At last, here we are; Erica and I are in Maputo, on our way up and out. Our National Science Fair was a success, my beach vacation with my brother and sister-in-law was delightful, and my last trimester disappeared in a haze of grades and goodbyes. Everything is unraveling and wrapping up, and it’s all a bit overwhelming. As it should be—I am leaving behind two years of teaching, bucket baths, latrines, Portuguese, malaria prophylaxis, unbearable heat, and unforgettable events, taking with me my memories, my souvenirs, my remembrances, my extensive capulana collection, and my… favorite clothing. (After all, I wasn’t planning on coming all the way to Mozambique and looking like a die-hard hiker/camper/REI model for two years.)


To respond to the yet-unasked question that I’m certain to hear, I can’t say that this experience has necessarily changed me, but instead, it’s made certain beliefs and characteristics stronger, like the single frown line inherited from my father that has been etched deeper by the African sun. I can probably say that I’ve become more myself, as we are all wont to do with time, and yet looking at the experiences that tie together all humanity, African, American, Asian, or Australian, I imagine I’ve also become more like everyone else. Which is just fine with me; for the most part, I’d say I’m in good company.


          The End Has No End   
The final trimester has begun! Summer is coming around again and Mozambique is slowly warming up. I'm making packing lists and getting things ready for the next volunteer. Everything in our lives is leading up to our homecoming in another two months. We will be leaving Mozambique in the third week of October and I should hopefully be home just before my 26th birthday. Words can't express how happy I will be to be home for my birthday; the prospect of spending three birthdays in Mozambique was dreary at best. After spending a weekend with family, I'm flying back to NYC to spend a week with Erica, where we'll pamper ourselves, get haircuts and buy new clothes that aren't threadbare from handwashing. These efforts will be preemptive actions to prevent hearing, "You were in the Peace Corps? I could see that."
We have a few more events to squeeze in before saying our goodbyes. I finally made it back to Namaacha to visit my host family this weekend, which was nice. Our first ever National Science Fair will take place in Beira in another week, and things are finally coming together. It will be nice to have an opportunity to make it up to central Mozambique, because with our teaching schedules, we haven't done as much traveling in Mozambique as we'd hoped (this country is huge, and I haven't made it past the southern region since training). My brother and sister-in-law will come to Mozambique in September, and I am thrilled to have one last beach vacation before heading home, especially since Erica and I were sick and didn't get to do any traveling during our week-long trimester break. Hopefully we'll get together with our nearby PCVs for one last get-together in Xai-Xai, and then we'll be packing up our things and our animals, homeward bound!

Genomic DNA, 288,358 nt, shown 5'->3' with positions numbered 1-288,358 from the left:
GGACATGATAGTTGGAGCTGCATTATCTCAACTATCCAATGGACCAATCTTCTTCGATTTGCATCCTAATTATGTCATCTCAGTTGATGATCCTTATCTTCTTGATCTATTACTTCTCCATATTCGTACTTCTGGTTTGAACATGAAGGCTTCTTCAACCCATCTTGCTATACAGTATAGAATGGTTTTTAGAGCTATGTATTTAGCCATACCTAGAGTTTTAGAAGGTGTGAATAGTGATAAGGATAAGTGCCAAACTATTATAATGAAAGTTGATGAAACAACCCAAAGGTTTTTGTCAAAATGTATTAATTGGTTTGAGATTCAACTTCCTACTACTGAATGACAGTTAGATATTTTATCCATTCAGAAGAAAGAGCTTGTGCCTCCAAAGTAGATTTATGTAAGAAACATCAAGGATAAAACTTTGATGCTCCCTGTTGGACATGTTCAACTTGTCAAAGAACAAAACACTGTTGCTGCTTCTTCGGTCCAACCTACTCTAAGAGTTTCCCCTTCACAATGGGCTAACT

Thankfully, I think I can say that I'll be leaving Mozambique with few regrets; I wish I would have taken more pictures of my colleagues and students during the first year, I regret not eating more mangoes during the last mango season (neighborhood kids stole all of ours), I wish I would've practiced violin more often, I regret not writing letters this year (postage prices tripled), and I would have liked to spend more time with some PCV friends, particularly those that are already stateside. But, c'est la vie, assím é a vida. So it goes. On the flip side, I learned how to play guitar, did some drawing and painting, baked a cake every Wednesday, read 57 books (and counting), made several pieces of clothing by hand, and formed rewarding relationships with colleagues, neighbors, and students. After two years here, I think that's a respectable assessment.

Things I am looking forward to at home (in no particular order):
  • hot showers and baths
  • cheese and milk
  • ice cream!
  • not feeling like I've narrowly escaped disaster every time I step out of a motor vehicle
  • white Christmas
  • celebrating holidays with friends and family
  • Target
  • coffee
  • public radio
  • fun restaurants
  • snack food, granola bars, and breakfast cereal
  • not having a trail of children asking me for candy and money when I leave the house
  • not having a group of children hollering for candy and crayons when I'm in the house
  • punctuality and accountability
  • playing piano (and on occasion, the accordion)
  • having more than two friends nearby
  • leaving the house past 6 PM
  • having things to do past 6 PM
  • not needing to do sweeping cockroach extermination on a regular basis
  • watching media on something other than a 10-inch laptop screen
Little things I'll miss:
  • the occasional lost chicken that waltzes into the house and sets the dogs into a frenzy
  • walking through the beautiful, underdeveloped matu for 40 minutes every day on my way to and from school
  • the vibrant colors--rust sand, sky blue, verdant fruit trees